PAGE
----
Rukmani had hoped for a good harvest, but the rains fail to come. For weeks, she and Nathan look at the sky anxiously and watch as the water in the paddy fields drains away. By harvesting time, there is nothing to reap. When Sivaji, the rent collector, arrives, they are unable to pay him. Sivaji is sympathetic, but the landlord has ordered that the land be given to someone else if they are unable to pay. Nathan asks how they could possibly live without the land, and Sivaji is unable to reply. Eventually, they agree that if Rukmani and Nathan can come up with half of the rent now, they can pay the rest later.
Before, Rukmani never emphasized or even talked about the process of paying rent—she doesn’t like to dwell on the evidence that she doesn’t own her land and isn’t secure in possession of it. Her status as a tenant farmer is the major pitfall in rural life, and prevents it from providing security or prosperity to her family.
Rukmani collects what meager possessions they have, even the sari she wore to her wedding, to sell. Nathan says that it’s better to sell everything than to lose their land and “wander like jackals.” Rukmani takes her goods to Biswas, who insincerely commiserates with her plight. Although she bargains with him skillfully, she only gets seventy-five rupees. Nathan sells their bullocks, but they still don’t have enough for the rent.
Nathan’s emphasis on the importance of the land, especially relative to possessions, stresses his strong faith in agriculture, even in light of the recent crop failure. To him, the land is still the only way to achieve a modicum of security.
Nathan suggests that they sell the seed they’ve been saving for the next crop. He can earn some money to buy more seed before planting time. Rukmani thinks this is a bad idea, because it’s nearly impossible to find work these days, and Nathan is becoming an old man. In their anger and fear, they begin to argue and shout at each other.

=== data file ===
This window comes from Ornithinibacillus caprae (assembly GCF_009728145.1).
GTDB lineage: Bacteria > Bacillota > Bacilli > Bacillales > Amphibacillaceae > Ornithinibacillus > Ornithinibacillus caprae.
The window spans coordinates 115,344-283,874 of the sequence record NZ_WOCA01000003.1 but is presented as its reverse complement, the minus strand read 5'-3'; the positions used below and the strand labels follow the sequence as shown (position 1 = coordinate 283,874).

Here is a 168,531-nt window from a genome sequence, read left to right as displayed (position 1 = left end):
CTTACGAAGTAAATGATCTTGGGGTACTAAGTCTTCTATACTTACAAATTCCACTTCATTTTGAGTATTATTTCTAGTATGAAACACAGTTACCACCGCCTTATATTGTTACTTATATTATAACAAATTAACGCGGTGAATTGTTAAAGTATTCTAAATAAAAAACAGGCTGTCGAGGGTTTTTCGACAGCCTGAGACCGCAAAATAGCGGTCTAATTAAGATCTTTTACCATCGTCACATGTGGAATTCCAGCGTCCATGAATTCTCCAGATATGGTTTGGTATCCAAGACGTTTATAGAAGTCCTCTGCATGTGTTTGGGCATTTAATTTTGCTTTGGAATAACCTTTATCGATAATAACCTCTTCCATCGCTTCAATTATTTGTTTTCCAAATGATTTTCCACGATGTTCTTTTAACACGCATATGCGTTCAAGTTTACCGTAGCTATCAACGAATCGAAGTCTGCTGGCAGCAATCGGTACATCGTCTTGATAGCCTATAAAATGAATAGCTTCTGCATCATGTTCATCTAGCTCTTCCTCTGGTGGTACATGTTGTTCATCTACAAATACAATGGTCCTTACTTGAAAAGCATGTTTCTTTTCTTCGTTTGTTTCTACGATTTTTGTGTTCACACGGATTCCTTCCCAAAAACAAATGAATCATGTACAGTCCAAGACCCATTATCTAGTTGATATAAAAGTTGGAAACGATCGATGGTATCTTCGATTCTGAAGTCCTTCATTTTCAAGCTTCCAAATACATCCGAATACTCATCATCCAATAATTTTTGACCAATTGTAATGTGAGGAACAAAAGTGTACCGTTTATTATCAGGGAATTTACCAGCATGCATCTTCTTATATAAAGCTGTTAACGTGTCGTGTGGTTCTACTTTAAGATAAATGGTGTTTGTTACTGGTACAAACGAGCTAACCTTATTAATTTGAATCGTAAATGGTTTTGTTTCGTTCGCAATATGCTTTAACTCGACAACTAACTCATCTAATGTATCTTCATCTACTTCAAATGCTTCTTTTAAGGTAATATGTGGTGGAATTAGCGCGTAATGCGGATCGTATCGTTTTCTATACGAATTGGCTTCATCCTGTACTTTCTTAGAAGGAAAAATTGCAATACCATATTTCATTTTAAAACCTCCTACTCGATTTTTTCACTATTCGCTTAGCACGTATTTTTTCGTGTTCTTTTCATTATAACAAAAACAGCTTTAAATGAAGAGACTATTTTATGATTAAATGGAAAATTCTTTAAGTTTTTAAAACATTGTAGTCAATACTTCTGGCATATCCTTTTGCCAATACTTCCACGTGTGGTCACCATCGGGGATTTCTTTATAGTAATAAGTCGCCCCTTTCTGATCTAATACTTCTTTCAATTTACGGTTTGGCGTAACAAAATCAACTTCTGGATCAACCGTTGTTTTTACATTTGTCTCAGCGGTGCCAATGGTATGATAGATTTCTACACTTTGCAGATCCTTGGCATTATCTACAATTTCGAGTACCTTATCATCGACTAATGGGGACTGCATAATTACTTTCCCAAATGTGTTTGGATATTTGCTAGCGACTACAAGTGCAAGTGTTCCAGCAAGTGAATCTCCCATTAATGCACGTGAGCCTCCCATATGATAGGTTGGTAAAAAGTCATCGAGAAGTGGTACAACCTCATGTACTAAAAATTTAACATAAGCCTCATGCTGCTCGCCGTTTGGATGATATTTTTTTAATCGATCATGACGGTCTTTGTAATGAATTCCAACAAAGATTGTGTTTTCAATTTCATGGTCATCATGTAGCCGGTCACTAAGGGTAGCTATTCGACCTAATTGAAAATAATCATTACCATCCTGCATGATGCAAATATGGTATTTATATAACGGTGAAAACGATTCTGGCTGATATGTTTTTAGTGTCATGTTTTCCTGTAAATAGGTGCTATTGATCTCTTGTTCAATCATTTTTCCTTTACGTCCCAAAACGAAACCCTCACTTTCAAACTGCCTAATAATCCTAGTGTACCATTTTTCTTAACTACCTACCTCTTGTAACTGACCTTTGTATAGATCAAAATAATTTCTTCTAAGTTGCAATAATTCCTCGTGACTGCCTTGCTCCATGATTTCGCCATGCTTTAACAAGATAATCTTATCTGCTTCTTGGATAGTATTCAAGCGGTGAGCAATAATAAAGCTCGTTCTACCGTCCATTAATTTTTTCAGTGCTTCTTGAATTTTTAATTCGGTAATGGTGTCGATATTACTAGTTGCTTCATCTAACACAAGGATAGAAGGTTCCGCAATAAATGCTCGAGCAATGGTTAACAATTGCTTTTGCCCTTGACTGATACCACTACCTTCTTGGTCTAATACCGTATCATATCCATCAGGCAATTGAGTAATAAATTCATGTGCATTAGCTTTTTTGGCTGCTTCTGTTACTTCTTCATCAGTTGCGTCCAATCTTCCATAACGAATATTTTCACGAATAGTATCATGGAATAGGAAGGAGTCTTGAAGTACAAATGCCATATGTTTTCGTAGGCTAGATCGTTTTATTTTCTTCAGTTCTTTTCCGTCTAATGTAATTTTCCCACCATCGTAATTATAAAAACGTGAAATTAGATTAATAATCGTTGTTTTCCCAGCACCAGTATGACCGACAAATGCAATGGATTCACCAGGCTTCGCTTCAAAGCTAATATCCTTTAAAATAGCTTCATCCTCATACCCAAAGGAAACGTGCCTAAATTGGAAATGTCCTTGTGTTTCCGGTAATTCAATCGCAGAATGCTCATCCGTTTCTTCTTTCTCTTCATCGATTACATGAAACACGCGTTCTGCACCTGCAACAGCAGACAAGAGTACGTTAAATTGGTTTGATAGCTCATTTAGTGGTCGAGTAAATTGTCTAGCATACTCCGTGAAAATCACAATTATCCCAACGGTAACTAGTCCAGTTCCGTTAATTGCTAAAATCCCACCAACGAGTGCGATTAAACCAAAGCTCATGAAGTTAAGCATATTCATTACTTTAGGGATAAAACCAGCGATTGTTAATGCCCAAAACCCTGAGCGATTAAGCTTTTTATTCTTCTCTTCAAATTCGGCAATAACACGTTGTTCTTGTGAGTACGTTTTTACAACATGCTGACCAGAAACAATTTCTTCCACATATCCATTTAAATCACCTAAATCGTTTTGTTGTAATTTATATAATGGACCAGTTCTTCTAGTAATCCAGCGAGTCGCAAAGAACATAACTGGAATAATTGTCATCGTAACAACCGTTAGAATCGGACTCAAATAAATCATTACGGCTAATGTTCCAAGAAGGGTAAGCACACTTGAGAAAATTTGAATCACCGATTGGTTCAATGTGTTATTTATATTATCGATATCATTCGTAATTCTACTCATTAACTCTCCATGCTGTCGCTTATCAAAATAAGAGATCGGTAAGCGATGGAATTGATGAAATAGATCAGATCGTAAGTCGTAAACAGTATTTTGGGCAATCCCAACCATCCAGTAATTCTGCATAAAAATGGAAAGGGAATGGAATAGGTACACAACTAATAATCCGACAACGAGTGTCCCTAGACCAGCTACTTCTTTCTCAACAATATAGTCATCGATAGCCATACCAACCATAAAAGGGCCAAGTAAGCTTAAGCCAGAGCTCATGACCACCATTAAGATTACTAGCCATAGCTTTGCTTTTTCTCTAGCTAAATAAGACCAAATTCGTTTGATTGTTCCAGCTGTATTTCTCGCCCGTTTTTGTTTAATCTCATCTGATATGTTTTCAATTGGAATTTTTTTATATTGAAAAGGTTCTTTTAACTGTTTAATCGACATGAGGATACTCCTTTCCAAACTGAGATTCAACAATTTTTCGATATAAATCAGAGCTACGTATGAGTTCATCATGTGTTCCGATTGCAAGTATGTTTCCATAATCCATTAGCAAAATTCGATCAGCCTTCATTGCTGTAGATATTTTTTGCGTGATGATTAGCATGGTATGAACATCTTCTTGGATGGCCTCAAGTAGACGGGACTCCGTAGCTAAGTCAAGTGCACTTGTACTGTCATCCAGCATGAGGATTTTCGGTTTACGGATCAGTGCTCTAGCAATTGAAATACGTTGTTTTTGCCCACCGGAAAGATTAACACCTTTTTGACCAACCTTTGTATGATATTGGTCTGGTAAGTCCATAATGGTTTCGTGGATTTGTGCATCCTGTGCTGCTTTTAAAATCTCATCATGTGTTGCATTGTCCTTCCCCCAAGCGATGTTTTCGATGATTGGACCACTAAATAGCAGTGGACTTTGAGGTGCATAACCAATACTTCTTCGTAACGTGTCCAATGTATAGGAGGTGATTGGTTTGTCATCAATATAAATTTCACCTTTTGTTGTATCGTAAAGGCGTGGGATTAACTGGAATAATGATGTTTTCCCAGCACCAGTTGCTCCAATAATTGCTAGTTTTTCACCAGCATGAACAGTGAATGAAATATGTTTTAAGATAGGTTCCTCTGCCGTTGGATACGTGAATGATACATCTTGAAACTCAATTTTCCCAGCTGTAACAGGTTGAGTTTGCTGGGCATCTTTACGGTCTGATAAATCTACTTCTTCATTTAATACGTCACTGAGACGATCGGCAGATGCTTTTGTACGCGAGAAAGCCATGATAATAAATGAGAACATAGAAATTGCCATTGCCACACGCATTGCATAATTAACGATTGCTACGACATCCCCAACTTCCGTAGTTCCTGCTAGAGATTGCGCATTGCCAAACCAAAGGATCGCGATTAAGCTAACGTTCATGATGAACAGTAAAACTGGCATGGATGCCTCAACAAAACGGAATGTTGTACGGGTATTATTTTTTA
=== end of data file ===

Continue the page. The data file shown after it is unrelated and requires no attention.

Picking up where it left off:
It’s notable that although the land is supposed to support the family, it’s the only thing capable of driving Nathan and Rukmani to a rare quarrel.
Eventually, Rukmani convinces Nathan not to sell the side. Instead, she pleads with Sivaji to take the money they have and take full repayment after the harvest. Sivaji assents, saying that he doesn’t want to be strict but “must think of [his] own.”
In this situation, Rukmani takes the lead, making decisions and acting for the family. In many ways, she’s a much more active character than Nathan, although he’s technically in charge.
The drought goes on for weeks, causing the landscape to wither and dry up. Rukmani has to wait for water at the tannery reservoir, where people jostle and quarrel over supplies of water. Long after the crops have failed, the clouds gather and rain falls furiously. However, it has come too late to help the family.
Rukmani is beginning to see that the land functions impersonally, rather than for her benefit. However, she can’t (and doesn’t want to) alter her life as a result of this, and so natural disaster will continue to harm her.